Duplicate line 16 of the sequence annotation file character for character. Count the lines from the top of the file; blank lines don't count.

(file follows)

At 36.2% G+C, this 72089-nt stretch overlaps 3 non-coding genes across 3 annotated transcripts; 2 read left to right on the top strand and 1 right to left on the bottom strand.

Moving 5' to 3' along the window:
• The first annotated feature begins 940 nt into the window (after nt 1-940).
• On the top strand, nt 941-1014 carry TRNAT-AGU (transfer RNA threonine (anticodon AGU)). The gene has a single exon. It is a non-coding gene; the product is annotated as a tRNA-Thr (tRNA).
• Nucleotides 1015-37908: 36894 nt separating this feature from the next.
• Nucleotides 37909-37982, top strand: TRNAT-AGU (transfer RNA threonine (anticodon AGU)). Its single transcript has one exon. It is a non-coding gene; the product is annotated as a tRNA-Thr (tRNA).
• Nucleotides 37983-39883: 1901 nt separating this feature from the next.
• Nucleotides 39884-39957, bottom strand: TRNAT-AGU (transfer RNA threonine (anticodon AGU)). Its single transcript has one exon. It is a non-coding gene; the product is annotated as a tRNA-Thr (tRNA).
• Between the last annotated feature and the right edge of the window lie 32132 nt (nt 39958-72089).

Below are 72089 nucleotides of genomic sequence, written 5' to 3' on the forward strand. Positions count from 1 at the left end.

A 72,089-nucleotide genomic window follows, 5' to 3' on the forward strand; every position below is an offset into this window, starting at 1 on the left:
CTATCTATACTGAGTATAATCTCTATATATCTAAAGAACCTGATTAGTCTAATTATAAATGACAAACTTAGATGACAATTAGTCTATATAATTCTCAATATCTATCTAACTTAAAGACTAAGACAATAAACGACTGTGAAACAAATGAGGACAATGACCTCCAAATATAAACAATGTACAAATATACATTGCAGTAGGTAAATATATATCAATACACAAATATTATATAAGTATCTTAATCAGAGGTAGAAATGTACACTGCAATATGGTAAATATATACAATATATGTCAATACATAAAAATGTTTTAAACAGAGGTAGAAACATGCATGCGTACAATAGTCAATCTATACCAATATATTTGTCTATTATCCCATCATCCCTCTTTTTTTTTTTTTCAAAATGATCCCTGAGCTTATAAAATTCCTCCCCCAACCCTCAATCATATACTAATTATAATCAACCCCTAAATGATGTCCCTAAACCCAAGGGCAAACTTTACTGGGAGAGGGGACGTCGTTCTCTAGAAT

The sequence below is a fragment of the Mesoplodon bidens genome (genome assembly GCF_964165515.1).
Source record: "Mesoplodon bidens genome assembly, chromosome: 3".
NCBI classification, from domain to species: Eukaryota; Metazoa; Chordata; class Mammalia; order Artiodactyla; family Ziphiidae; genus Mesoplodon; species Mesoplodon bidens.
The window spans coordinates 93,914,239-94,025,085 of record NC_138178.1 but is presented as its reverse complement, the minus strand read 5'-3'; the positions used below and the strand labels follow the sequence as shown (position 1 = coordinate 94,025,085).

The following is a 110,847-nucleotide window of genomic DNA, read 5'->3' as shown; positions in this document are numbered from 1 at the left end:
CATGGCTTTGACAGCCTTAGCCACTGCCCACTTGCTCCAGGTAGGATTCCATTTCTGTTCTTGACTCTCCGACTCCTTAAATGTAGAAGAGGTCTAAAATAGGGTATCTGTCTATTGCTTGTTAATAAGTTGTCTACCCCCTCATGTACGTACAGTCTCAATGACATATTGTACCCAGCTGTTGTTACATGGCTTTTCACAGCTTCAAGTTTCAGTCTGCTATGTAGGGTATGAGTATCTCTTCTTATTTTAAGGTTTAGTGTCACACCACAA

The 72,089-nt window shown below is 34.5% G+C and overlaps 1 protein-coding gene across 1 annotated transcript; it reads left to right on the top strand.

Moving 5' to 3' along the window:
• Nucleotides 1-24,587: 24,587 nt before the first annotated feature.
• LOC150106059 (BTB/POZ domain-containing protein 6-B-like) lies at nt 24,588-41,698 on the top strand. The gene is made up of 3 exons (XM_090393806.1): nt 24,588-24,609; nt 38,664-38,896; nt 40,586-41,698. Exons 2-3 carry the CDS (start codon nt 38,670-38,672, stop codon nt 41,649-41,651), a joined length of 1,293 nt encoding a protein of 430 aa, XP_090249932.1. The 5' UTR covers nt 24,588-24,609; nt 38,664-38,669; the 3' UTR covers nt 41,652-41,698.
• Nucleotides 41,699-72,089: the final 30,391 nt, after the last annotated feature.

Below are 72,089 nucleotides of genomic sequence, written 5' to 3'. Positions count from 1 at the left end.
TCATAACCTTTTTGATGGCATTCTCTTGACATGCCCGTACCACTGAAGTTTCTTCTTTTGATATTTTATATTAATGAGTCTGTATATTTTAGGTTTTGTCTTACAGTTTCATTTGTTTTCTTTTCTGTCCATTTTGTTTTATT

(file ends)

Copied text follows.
The window spans coordinates 93,914,239-94,025,085 of record NC_138178.1 but is presented as its reverse complement, the minus strand read 5'-3'; the positions used below and the strand labels follow the sequence as shown (position 1 = coordinate 94,025,085).